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Streetwise Professor

August 19, 2014

A Couple of Quick Russia Hits: Putin’s Natural State & Selling E. Europe Down the (Don) River

Filed under: Economics,History,Military,Politics,Russia — The Professor @ 8:09 pm

Back when I started to blog about Russia in 2006-2007, I often pointed out that Russia under Putin was an archaic “natural state” rather than a modern one. The idea of the natural state was set out in work by North, Wallis and Weingast. In essence, it is a state with a distributed and diffuse potential for violence that is prone to break down into internecine conflict between armed factions. The only way this is avoided is to bribe the various factions with rents and privileges granted by the state (to give them a stake in maintaining the status quo rather than grasping for total control), and to keep them in an unsteady equipoise by pitting each against the other.

An article in the Moscow Times provides a very good description that brings home that point. This description of Putin’s version of the natural state cannot be bettered:

Putin’s staffing policies are based on the principle of ”loyalty in return for corruption.” Bureaucrats in the government, law enforcement and military are practically granted the right to steal and forbidden just one thing: criticism of the president.

The greatest enabler of Putin’s natural state is Germany, and most notably its appalling foreign minister, Steinmeier.

This piece by Dustin Duhez lays out in detail the intellectual underpinnings of Steinmeir’s beliefs and strategy. It is a very disturbing, but worthwhile read. In a nutshell: Steinmeier’s overriding objective is to maintain strong relations (especially commercial relations) with Russia, and is willing to sacrifice everyone between the Oder and the Don to do so. In other words, he is willing to sell eastern Europe down the river: the Don River, specifically.

Keep this in mind when watching Merkel’s visit to Kiev. At best she is equivocal and conflicted. At worst she is objectively pro-Putin.

Neither of these articles should be missed. One gives a good analysis of what makes Putinism tick. The other shows how the most powerful state in Europe works overtime to keep it oiled and wound.

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11 Comments »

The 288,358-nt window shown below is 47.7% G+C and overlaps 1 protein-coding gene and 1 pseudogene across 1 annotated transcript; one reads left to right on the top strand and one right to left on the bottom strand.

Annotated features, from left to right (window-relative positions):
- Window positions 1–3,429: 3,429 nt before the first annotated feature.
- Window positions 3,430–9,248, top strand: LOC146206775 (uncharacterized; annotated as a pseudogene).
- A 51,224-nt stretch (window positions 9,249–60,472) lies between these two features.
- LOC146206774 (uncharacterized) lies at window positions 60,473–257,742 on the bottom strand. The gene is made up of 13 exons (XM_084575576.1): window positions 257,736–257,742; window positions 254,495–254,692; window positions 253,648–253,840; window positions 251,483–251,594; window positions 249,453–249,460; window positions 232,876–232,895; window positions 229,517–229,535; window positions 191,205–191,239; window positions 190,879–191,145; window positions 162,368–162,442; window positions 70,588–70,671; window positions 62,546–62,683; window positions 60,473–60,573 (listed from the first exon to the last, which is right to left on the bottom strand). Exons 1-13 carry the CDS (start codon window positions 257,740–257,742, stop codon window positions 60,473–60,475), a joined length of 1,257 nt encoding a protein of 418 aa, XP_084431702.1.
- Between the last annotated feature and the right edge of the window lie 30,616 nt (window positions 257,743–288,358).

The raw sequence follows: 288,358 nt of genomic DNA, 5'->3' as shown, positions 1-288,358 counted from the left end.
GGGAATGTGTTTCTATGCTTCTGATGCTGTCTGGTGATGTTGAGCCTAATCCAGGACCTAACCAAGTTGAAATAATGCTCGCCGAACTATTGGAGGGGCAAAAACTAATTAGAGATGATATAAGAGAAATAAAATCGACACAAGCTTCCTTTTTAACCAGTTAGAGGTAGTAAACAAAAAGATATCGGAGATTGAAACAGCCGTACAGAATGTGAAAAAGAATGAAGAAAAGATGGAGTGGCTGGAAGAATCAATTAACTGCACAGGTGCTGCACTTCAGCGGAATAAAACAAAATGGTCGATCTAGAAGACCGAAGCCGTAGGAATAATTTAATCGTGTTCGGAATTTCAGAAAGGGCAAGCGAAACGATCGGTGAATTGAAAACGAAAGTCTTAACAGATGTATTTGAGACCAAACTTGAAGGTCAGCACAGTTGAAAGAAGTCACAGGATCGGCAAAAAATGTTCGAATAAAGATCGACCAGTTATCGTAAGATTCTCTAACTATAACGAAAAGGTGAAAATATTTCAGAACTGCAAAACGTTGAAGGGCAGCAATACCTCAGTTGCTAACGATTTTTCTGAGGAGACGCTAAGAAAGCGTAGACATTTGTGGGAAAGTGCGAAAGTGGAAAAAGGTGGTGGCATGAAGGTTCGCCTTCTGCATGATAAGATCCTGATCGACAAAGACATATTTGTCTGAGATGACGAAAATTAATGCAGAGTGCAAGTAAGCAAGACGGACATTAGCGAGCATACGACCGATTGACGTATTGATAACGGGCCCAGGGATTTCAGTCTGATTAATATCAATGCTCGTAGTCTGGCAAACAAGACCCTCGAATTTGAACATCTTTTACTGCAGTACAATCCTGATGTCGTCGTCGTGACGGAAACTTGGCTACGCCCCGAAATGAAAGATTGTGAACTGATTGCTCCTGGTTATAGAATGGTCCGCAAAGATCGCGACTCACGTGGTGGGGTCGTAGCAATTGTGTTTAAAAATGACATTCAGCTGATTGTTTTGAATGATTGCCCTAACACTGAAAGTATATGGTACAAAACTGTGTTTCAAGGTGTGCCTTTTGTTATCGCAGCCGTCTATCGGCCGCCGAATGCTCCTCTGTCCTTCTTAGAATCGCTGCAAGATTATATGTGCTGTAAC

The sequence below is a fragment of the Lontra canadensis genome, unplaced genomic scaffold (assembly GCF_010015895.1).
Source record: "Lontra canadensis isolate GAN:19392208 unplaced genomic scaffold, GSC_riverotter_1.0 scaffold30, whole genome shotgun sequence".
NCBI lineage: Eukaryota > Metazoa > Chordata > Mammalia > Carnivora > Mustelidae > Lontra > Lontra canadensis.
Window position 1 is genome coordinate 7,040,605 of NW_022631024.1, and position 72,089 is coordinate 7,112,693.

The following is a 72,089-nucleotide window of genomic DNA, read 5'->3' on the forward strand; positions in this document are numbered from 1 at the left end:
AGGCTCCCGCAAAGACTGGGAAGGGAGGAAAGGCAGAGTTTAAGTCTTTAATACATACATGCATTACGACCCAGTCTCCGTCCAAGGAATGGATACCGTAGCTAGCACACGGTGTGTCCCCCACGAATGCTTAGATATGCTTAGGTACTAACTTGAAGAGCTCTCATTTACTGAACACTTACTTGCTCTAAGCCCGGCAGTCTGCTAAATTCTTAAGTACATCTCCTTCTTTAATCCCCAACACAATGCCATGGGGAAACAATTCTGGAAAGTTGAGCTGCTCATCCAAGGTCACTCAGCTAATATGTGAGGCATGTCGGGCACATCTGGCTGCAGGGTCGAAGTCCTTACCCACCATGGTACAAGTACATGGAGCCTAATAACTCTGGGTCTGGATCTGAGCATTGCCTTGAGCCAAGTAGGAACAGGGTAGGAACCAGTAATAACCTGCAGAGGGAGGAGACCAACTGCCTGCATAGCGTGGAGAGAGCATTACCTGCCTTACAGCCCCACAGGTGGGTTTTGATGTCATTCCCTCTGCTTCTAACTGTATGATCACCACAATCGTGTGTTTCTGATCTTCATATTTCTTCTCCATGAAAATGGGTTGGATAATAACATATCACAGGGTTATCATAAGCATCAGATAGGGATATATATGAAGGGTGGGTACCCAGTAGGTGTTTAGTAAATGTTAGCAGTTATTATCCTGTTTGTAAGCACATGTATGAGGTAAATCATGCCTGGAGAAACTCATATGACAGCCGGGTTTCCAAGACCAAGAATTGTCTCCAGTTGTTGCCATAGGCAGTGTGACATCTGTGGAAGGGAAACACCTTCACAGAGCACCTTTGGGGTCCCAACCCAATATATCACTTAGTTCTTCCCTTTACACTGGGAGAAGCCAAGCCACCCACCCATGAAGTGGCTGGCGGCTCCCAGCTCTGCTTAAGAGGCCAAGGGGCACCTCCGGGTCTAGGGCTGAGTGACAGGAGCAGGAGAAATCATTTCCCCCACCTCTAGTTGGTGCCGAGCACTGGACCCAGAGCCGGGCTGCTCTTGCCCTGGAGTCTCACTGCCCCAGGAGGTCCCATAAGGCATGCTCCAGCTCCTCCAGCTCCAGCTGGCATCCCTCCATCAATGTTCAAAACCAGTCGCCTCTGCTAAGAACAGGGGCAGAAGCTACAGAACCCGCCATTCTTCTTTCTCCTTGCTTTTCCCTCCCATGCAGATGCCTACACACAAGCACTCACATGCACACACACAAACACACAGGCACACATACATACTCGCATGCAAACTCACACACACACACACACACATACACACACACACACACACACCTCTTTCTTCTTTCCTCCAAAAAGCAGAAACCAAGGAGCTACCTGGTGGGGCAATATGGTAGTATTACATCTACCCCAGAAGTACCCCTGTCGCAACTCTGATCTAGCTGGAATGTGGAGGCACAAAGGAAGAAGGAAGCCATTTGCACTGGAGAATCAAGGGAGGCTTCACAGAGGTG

1. Rather than appeasing Putin- Germany could crush Russia with an OpenAccess society. Why not unilaterally create a free-trade-zone with Russia. Offer working visas and german citizenship to any Russian who comes to Germany to work productively. Free movement of labor and open bank accounts for any Russian. Putin is asymmetrically weak- handing out privilege (rent) to small group of cronies, and keeping a 100 million Russians oppressed. Sanctions attack the small group of cronies, and there is not appetite to counter Putin militarily. Instead, Germany (as proxy for EU and USA) should address the Russian masses. Offer Ukrainian’s EU entry immediately (like the quick referendum Russia offered on Crimea), and capture the prize of the people. Offer the same deal to Russian people, and the “natural state” of Russia will crumble.

    Hitting Russia with Economic Sanctions, German dithering, and military red lines (which are never honored) will only increase the power of Putin’s natural state.

    Comment by scott — August 20, 2014 @ 4:54 am

  2. @SWP, thank you for pointing out these two articles. I have read them with great interest and I could not agree more than this with the article concerning Germany foreing (mis)polocy. One could even add the latest revelations in a German book concerning Frau Ribbentrop’s past related to her agitprop activities during the DDR era. It is so sad that the so called motor of the EU is so Putinesque. Just keep an eye on TTIP. I am more than sure that it will be Germany and France the first to oppose to it :( Maybe Germany had to suffer 50 more years as a Warsaw pact country in order to have a more sober look at the real politics.